The quest to study extra-solar planets and search for extra-terrestrial life becomes stronger and stronger as we learn more about our solar system. However, the resolution of any optical instrument is ultimately limited by diffraction at its entrance pupil. Higher spatial resolution in astronomical imaging thus requires telescopes with extremely large apertures. This presents a particularly difficult challenge for space telescopes because rockets for launching these telescopes will always have limited dimensions.
The only solution to deploy a telescope with a mirror of more than 10 m in diameter is to unfold a segmented mirror in space or to assemble a mirror in space from several pieces. However, this will invariably lead to optical aberrations because it will not be practical to achieve a sufficiently accurate surface across the full diameter of a segmented mirror. In addition, temperature gradients have a strong influence on large mirrors and will warp their surface. Correcting the aberrations of the large segmented primary mirror of a space telescope by an adaptive deformable mirror is therefore required. A deformable mirror that can operate in space is thus a prerequisite of any meaningful effort to study large segmented space telescopes.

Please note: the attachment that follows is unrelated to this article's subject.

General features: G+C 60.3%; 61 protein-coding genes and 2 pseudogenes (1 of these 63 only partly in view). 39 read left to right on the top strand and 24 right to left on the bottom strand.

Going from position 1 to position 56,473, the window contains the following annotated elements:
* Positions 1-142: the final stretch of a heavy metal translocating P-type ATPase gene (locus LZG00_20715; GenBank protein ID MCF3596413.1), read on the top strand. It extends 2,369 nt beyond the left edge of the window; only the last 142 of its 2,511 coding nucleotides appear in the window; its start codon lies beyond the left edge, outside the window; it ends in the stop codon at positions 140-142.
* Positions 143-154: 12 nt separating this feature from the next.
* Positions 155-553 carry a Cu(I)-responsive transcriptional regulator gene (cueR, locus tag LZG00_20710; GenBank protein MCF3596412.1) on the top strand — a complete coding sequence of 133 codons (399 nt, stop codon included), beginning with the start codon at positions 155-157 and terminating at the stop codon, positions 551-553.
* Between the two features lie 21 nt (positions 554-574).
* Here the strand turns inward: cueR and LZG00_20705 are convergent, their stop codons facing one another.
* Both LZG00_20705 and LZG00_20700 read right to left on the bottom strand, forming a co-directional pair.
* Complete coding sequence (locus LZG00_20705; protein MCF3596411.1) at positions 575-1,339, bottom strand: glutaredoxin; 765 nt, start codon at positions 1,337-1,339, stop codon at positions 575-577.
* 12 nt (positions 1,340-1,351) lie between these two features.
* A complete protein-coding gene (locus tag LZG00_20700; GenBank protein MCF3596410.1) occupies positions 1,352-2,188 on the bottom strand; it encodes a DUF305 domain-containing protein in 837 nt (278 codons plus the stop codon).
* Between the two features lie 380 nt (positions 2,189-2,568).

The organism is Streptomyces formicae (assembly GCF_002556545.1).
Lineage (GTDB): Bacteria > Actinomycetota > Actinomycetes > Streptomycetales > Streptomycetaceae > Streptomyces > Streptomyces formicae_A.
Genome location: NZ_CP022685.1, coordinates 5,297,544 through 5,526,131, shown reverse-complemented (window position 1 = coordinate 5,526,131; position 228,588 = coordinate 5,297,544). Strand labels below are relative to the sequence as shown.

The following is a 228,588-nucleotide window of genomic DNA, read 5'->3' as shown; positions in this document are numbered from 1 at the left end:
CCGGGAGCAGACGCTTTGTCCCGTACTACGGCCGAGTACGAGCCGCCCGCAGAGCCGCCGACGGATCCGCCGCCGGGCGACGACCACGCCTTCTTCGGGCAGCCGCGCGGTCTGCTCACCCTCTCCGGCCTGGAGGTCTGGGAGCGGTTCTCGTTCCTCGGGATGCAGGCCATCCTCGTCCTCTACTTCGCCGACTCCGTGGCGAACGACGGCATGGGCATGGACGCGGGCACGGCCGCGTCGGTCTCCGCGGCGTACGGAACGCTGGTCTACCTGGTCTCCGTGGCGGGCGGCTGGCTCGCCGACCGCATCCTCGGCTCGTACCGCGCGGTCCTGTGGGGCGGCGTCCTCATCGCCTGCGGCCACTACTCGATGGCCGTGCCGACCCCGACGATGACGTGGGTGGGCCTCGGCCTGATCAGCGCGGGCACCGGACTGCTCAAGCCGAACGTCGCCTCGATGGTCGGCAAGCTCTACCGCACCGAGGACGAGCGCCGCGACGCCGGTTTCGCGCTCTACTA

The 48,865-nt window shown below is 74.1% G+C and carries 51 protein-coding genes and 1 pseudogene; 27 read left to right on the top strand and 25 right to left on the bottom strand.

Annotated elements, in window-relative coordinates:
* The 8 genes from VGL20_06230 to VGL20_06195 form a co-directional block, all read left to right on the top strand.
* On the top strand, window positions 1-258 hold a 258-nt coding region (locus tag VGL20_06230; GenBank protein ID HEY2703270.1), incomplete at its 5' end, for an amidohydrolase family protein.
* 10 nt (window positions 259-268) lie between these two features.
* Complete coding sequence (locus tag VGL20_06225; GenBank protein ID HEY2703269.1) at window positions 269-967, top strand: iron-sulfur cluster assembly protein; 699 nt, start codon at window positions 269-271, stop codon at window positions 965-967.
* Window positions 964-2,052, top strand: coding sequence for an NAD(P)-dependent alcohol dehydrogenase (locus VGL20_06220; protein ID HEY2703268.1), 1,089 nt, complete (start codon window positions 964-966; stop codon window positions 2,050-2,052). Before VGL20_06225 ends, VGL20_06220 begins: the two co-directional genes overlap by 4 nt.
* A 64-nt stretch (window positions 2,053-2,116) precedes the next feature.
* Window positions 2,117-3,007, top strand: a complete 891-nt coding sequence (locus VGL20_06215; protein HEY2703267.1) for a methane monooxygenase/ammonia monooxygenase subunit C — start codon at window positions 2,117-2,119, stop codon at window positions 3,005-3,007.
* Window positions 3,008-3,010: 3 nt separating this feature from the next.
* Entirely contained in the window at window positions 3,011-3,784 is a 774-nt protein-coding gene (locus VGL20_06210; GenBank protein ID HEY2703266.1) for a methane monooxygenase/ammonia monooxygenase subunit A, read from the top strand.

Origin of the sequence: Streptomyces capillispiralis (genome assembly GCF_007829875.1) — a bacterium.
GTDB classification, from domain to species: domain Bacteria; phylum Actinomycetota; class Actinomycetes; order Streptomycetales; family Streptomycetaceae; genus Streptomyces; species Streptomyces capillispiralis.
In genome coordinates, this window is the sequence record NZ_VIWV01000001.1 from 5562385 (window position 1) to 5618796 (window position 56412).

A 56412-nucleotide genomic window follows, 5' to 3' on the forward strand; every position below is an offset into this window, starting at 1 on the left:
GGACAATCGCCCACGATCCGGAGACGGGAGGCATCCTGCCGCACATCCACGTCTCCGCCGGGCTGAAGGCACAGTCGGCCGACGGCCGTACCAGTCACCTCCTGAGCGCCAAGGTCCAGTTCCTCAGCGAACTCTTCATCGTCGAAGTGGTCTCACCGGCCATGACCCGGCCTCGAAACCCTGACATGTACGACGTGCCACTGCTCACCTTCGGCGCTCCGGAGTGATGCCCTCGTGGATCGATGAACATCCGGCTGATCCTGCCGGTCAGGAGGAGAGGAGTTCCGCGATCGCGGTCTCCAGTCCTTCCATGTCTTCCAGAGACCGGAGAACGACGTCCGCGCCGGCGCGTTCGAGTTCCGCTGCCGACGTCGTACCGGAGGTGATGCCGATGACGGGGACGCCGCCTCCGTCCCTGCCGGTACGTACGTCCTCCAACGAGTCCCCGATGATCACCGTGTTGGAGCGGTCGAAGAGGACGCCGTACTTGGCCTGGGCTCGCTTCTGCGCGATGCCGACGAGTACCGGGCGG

Deformable mirrors need to be thin in order to be deformable. They are often made out of brittle materials such as glass or ceramics. This makes them susceptible to damage during launch of a space rocket. We are investigating new materials and new designs that will make these mirrors sufficiently robust to survive launch and operation in space.